Wednesday, February 22, 2006

 

Opting Out

For a variety of reasons, there seems to be an uptick in the number of people asking for the ability to opt out of individual class assignments or even course requirements.

Some of these requests are obviously valid: a paraplegic student ought to be exempt from the required swim test, and I don’t mind barring a 14-year-old from a figure drawing class that uses live nude models.

But I’m seeing more opt-out requests, and some of them are beginning to make me nervous.

We’ve moved aggressively to include more high school students in college-level classes with our regular students. In some ways, this is very much to the good: students who are bored to tears by a high-school curriculum or offended by high-school culture get a different option, our enrollments get a boost, and some kids who might not have thought college was for them find out it isn’t so bad. Some of the smaller high schools can’t afford to run sections of advanced classes, so it’s easier to send the students here. And some of the home-schooled kids outpace their parents’ expertise (or facilities!) in certain subjects before 18, and need someplace to go. (This is especially true in the lab sciences and foreign languages.)

I worry, though, that as the influx of younger students (and their parents!) increases, we’ll gradually come under increased pressure to make every corner of our curriculum inoffensive to the younger set.

We’ve had issues before with younger students in ethics classes, when the discussion turned to premarital or extramarital sex, and we’ve also had issues in literature classes, where the full panoply of human experiences is fair game. In both cases, parents have asked for alternate assignments. Deleting every ‘adult theme’ from Western literature means deleting a hell of a lot of literature. Even seemingly-innocuous courses like Art History can raise issues -- do you really want to be on the phone with an angry father, assuring him that “The Rape of the Sabine Women” really is part of the Western art tradition? It’s not much fun.

After getting burned a few times, we’ve put up some hoops for parents to jump through when signing up their high-school-aged kids for classes. Some of it has to do with academic placement, but much of it is to make sure that we don’t have battles over content. 15-year-old Jennifer wants to take Spanish 1? Good for her! She wants to take Women in Literature? Well, let’s think about that…

Sometimes you get caught completely off-guard. In my teaching days, I was once called on the carpet by an adult student for assigning Swift’s “Modest Proposal” in a composition class. (I used it to illustrate both ‘the persuasive essay’ and ‘satire.’) He asserted that anything involving cannibalism was completely out-of-bounds. I assured him that we wouldn’t revisit the theme again in that course (which we didn’t), but I was taken aback at the self-assurance with which this man, completely blind to irony, assumed that I was actually advocating cannibalism.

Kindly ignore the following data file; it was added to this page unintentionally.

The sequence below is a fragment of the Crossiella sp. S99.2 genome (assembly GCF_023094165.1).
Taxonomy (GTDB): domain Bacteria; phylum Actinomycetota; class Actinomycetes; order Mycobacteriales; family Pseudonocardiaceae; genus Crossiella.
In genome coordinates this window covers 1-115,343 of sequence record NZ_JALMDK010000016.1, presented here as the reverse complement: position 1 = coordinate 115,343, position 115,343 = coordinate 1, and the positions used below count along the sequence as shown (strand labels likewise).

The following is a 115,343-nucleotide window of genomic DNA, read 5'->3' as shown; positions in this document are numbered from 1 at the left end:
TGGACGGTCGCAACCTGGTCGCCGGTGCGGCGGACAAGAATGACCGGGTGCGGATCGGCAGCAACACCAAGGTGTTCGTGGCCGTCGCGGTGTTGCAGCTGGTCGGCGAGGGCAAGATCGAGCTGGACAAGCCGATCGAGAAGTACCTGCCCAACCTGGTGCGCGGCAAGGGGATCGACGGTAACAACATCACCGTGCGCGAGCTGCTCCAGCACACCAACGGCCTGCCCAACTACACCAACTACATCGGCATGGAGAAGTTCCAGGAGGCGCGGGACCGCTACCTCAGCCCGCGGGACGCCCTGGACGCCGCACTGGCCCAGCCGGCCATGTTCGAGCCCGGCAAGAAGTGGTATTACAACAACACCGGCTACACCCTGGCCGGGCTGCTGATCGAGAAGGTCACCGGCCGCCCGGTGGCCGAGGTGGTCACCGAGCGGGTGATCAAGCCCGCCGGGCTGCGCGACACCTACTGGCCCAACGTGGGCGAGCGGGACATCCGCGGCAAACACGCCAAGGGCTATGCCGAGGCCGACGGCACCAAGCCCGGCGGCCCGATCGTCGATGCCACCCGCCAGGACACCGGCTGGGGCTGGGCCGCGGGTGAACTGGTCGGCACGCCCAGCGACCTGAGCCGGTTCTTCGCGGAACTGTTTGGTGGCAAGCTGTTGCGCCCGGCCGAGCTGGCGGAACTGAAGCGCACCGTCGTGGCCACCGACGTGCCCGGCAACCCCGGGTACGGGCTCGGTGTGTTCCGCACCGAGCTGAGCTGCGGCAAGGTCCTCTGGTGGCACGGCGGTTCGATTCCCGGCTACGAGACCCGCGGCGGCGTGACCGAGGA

I know there are ‘culture wars’ going on all over the country. The Northeast is probably less affected than some other areas, but we get it here, too. As the home-school crowd grows (it’s our fastest-growing demographic), I’m concerned that some of the norms we’ve developed around open inquiry will fall victim to parental umbrage, well-meaning or otherwise. That’s not because our norms are politically loaded, necessarily – Swift is a dead white guy, after all – but because much of the most valuable inquiry in human history has been into sensitive areas. If we aren’t free to play ‘devil’s advocate’ from time to time, we can’t do our jobs.

Of course, for the devil’s advocate to be effective, he has to be persuasive, and that carries the risk of changing minds. At base, I really think much of the sudden eagerness to second-guess curricular choices comes from an unwillingness to accept uncertainty, to accept the possibility that you might change your mind. It takes a certain courage to venture into uncharted territory, especially in emotionally-charged areas. But that’s part of maturity. It’s part of real adulthood.

Anybody who has ever weathered a bad breakup knows the fear of uncertainty. Hell, asking my then-girlfriend to become The Wife took a gigantic leap of faith. Deciding to have kids took even bigger leaps. If you never grapple with uncertainty, you never really learn to make leaps in its face. (Or, worse, you make the leaps too quickly, with no reflection on their cost.) I’m brave enough to read people I disagree with, and to admit when I’m not sure. Too many people confuse intensity of conviction with truth. I prefer to think that truth is what’s left standing after the dust settles.

Moving too quickly from “this makes me uncomfortable” to “therefore, I shouldn’t be exposed to it” is dangerous. As a college, we’ve made the choice to bar underage students from certain classes, rather than water down the content, and I’m proud of that choice. As the political winds shift, I hope we stay true to our mission. If that means offending a few true believers, so be it. There are worse offenses than offending.

Comments: